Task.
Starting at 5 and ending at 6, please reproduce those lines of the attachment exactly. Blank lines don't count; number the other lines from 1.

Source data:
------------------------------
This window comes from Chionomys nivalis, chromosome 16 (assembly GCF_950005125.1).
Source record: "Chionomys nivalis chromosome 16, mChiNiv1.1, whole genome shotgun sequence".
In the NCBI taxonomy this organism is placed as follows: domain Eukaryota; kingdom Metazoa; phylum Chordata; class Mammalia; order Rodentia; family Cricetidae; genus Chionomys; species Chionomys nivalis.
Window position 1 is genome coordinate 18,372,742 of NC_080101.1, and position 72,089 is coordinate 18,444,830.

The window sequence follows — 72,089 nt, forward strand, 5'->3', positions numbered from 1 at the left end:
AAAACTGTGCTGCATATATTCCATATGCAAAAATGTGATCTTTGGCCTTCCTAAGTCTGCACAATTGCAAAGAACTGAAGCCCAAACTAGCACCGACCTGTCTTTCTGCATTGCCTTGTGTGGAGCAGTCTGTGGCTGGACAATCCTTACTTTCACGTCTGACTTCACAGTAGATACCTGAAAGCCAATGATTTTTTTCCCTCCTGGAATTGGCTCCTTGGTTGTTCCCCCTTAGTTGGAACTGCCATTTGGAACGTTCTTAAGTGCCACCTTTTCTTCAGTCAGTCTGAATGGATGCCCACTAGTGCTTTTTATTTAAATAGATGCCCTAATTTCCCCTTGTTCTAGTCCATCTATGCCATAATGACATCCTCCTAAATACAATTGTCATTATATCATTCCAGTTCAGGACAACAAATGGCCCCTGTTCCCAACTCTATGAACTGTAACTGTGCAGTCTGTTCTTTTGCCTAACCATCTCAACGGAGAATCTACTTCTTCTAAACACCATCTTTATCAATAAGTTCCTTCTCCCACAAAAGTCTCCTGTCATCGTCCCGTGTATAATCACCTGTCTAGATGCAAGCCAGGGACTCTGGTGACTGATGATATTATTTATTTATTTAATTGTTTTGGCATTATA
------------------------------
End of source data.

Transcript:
The window sequence follows — 72,089 nt, forward strand, 5'->3', positions numbered from 1 at the left end:
AAAACTGTGCTGCATATATTCCATATGCAAAAATGTGATCTTTGGCCTTCCTAAGTCTGCACAATTGCAAAGAACTGAAGCCCAAACTAGCACCGACCTGTCTTTCTGCATTGCCTTGTGTGGAGCAGTCTGTGGCTGGACAATCCTTACTTTCACGTCTGACTTCACAGTAGATACCTGAAAGCCAATGATTTTTTTCCCTCCTGGAATTGGCTCCTTGGTTGTTCCCCCTTAGTTGGAACTGCCATTTGGAACGTTCTTAAGTGCCACCTTTTCTTCAGTCAGTCTGAATGGATGCCCACTAGTGCTTTTTATTTAAATAGATGCCCTAATTTCCCCTTGTTCTAGTCCATCTATGCCATAATGACATCCTCCTAAATACAATTGTCATTATATCATTCCAGTTCAGGACAACAAATGGCCCCTGTTCCCAACTCTATGAACTGTAACTGTGCAGTCTGTTCTTTTGCCTAACCATCTCAACGGAGAATCTACTTCTTCTAAACACCATCTTTATCAATAAGTTCCTTCTCCCACAAAAGTCTCCTGTCATCGTCCCGTGTATAATCACCTGTCTAGATGCAAGCCAGGGACTCTGGTGACTGATGATATTATTTATTTATTTAATTGTTTTGGCATTATA